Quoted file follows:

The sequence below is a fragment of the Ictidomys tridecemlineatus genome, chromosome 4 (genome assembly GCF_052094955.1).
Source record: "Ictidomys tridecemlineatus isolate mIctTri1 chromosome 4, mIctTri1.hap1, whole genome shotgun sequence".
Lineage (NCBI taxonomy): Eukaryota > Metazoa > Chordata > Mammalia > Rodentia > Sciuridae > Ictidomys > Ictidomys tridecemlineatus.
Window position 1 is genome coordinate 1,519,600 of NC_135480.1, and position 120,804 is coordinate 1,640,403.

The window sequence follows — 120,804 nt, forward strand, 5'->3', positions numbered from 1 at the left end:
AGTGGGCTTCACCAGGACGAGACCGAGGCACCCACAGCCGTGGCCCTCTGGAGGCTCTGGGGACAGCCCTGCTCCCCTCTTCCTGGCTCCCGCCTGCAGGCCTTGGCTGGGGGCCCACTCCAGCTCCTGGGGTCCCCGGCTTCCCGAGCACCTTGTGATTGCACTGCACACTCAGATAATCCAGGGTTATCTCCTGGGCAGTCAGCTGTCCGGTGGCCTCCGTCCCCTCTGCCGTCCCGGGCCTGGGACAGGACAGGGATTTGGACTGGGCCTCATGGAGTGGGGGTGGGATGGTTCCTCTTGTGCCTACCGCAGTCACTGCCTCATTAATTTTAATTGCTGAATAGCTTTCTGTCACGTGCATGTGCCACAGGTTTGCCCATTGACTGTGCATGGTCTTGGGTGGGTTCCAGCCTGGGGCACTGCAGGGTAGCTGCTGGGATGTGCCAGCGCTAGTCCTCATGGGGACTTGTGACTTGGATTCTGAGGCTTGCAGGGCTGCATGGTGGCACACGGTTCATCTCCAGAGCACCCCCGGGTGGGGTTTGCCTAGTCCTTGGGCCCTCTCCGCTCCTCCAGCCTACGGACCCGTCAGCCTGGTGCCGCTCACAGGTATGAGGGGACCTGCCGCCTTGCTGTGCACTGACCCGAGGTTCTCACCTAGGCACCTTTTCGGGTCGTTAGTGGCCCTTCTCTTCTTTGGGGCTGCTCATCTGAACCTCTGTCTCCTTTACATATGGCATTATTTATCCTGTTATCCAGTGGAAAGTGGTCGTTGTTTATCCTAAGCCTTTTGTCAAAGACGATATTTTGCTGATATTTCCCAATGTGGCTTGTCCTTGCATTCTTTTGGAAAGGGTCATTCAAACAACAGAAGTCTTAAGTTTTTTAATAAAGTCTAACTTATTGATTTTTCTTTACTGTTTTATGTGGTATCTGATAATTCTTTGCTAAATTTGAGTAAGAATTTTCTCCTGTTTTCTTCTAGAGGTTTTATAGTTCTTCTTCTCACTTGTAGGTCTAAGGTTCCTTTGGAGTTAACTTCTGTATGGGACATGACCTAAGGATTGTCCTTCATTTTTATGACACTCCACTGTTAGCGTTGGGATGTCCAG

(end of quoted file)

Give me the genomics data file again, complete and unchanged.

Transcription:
The sequence below is a fragment of the Ictidomys tridecemlineatus genome, chromosome 4 (genome assembly GCF_052094955.1).
Source record: "Ictidomys tridecemlineatus isolate mIctTri1 chromosome 4, mIctTri1.hap1, whole genome shotgun sequence".
Lineage (NCBI taxonomy): Eukaryota > Metazoa > Chordata > Mammalia > Rodentia > Sciuridae > Ictidomys > Ictidomys tridecemlineatus.
Window position 1 is genome coordinate 1,519,600 of NC_135480.1, and position 120,804 is coordinate 1,640,403.

The window sequence follows — 120,804 nt, forward strand, 5'->3', positions numbered from 1 at the left end:
AGTGGGCTTCACCAGGACGAGACCGAGGCACCCACAGCCGTGGCCCTCTGGAGGCTCTGGGGACAGCCCTGCTCCCCTCTTCCTGGCTCCCGCCTGCAGGCCTTGGCTGGGGGCCCACTCCAGCTCCTGGGGTCCCCGGCTTCCCGAGCACCTTGTGATTGCACTGCACACTCAGATAATCCAGGGTTATCTCCTGGGCAGTCAGCTGTCCGGTGGCCTCCGTCCCCTCTGCCGTCCCGGGCCTGGGACAGGACAGGGATTTGGACTGGGCCTCATGGAGTGGGGGTGGGATGGTTCCTCTTGTGCCTACCGCAGTCACTGCCTCATTAATTTTAATTGCTGAATAGCTTTCTGTCACGTGCATGTGCCACAGGTTTGCCCATTGACTGTGCATGGTCTTGGGTGGGTTCCAGCCTGGGGCACTGCAGGGTAGCTGCTGGGATGTGCCAGCGCTAGTCCTCATGGGGACTTGTGACTTGGATTCTGAGGCTTGCAGGGCTGCATGGTGGCACACGGTTCATCTCCAGAGCACCCCCGGGTGGGGTTTGCCTAGTCCTTGGGCCCTCTCCGCTCCTCCAGCCTACGGACCCGTCAGCCTGGTGCCGCTCACAGGTATGAGGGGACCTGCCGCCTTGCTGTGCACTGACCCGAGGTTCTCACCTAGGCACCTTTTCGGGTCGTTAGTGGCCCTTCTCTTCTTTGGGGCTGCTCATCTGAACCTCTGTCTCCTTTACATATGGCATTATTTATCCTGTTATCCAGTGGAAAGTGGTCGTTGTTTATCCTAAGCCTTTTGTCAAAGACGATATTTTGCTGATATTTCCCAATGTGGCTTGTCCTTGCATTCTTTTGGAAAGGGTCATTCAAACAACAGAAGTCTTAAGTTTTTTAATAAAGTCTAACTTATTGATTTTTCTTTACTGTTTTATGTGGTATCTGATAATTCTTTGCTAAATTTGAGTAAGAATTTTCTCCTGTTTTCTTCTAGAGGTTTTATAGTTCTTCTTCTCACTTGTAGGTCTAAGGTTCCTTTGGAGTTAACTTCTGTATGGGACATGACCTAAGGATTGTCCTTCATTTTTATGACACTCCACTGTTAGCGTTGGGATGTCCAG